Martin Fussenegger - Biotechnology and Bioengineering

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Biotechnology and Bioengineering Research

Gene Control: From Biotechnology to Human Therapy

From a systems perspective, human disease originates from spontaneous, environmentally triggered or pathogen-induced perturbations of endogenous expression or signaling networks, and often results in disabling or fatal pathologies. Currently available therapeutic strategies include administration of small-molecule drugs or biopharmaceuticals, reprogramming of genetic deficiencies using gene-transfer technologies, and implantation of engineered cells or synthetic tissues. Focusing on mammalian cells and capitalizing on an integrated interdisciplinary systems approach we are implementing progress in basic research to achieve generic and prototypic advances in human therapy. Our current research initiatives include several programs interfacing with biopharmaceutical manufacturing, gene therapy and tissue engineering:

  • Design of prototype biopharmaceutical manufacturing strategies by integrating engineering of mammalian production cell lines for increased secretion of high-quality biologics with upstream process development.
  • Design of novel trigger-inducible transgene expression systems for pharmacological dosing of in-situ-produced protein therapeutics as well as therapeutic reprogramming of endogenous gene networks.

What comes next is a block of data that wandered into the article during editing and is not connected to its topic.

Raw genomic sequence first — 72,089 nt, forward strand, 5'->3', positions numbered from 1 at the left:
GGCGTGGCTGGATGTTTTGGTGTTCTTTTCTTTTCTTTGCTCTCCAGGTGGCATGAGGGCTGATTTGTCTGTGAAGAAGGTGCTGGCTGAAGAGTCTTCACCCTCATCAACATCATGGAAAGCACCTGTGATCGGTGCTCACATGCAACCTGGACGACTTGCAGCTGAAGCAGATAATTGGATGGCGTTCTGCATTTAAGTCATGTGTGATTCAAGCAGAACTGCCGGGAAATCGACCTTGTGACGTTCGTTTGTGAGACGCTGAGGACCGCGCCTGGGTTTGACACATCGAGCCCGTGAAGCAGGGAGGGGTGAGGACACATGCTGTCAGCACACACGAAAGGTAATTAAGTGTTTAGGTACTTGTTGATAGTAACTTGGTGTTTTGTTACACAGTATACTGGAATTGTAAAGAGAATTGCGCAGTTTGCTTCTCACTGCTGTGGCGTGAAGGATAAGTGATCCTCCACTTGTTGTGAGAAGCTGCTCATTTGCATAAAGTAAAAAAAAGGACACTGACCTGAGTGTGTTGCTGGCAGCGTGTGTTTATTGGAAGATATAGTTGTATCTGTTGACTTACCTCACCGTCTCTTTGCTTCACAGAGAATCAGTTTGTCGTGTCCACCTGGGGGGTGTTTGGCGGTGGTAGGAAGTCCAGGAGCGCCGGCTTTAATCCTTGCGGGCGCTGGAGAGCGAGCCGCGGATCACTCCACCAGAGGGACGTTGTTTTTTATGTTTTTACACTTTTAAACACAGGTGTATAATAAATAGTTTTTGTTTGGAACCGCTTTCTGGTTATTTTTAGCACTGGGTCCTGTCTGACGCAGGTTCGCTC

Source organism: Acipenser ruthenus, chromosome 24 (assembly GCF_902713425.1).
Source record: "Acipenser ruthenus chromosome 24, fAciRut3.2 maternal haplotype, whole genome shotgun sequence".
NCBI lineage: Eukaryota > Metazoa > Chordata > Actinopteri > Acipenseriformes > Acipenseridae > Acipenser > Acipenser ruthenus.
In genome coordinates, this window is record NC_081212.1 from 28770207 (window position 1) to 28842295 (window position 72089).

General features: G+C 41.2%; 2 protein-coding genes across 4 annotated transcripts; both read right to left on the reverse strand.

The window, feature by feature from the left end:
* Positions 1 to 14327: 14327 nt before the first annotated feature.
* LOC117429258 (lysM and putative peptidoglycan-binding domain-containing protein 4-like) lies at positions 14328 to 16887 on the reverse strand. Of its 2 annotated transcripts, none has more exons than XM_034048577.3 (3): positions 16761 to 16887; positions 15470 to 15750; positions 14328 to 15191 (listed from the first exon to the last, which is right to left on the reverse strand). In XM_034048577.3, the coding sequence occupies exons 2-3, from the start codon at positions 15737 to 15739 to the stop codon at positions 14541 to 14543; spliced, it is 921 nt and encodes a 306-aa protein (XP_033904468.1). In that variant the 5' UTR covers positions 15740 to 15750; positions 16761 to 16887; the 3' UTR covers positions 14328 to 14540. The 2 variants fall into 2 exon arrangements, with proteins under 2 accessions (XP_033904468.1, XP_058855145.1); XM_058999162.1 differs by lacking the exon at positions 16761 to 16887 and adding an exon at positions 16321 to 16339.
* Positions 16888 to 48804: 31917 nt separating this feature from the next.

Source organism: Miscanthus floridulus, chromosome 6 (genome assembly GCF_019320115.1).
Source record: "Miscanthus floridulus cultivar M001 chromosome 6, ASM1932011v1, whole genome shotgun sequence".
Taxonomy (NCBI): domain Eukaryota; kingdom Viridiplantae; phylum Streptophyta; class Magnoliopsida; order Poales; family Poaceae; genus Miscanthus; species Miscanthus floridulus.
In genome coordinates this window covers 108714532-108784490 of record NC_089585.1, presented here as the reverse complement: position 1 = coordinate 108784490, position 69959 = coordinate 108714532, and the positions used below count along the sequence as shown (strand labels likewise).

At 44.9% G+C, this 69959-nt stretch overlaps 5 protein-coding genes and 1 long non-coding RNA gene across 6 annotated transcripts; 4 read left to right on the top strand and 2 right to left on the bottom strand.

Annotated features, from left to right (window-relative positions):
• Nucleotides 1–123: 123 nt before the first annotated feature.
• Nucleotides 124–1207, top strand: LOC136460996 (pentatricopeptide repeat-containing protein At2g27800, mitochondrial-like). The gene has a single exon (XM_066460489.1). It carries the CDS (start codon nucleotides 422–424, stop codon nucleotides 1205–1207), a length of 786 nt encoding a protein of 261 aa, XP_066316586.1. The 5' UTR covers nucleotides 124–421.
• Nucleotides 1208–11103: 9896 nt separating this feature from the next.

• Development of safe, efficient and affordable gene and protein transfer technologies with a focus on engineering of attenuated viral delivery systems.
  • Controlled transdifferentiation of mammalian cells by ectopic expression of different transgenes with precise dosing and timing enabling production of therapeutically relevant cell phenotypes.
  • Design of complex synthetic gene networks with digital expression logic allowing construction of prosthetic transcription circuits for seamless integration into host physiological networks.
  • Evaluation of prototype gene therapy applications using mouse disease models.
  • Epigenetic reprogramming of mammalian cells to improve transgene control modalities and lock cells into a desired phenotype.
  • Design of scaffold-free microtissues to study vascularization, transdifferentiation, intercellular crosstalk, tissue-implant fusion and electrogenic characteristics in a multicellular three-dimensional configuration.
  • Discovery of novel cytostatic, immunosuppressive and anti-infective drugs using engineered mammalian sensor proteins and tissue culture systems.
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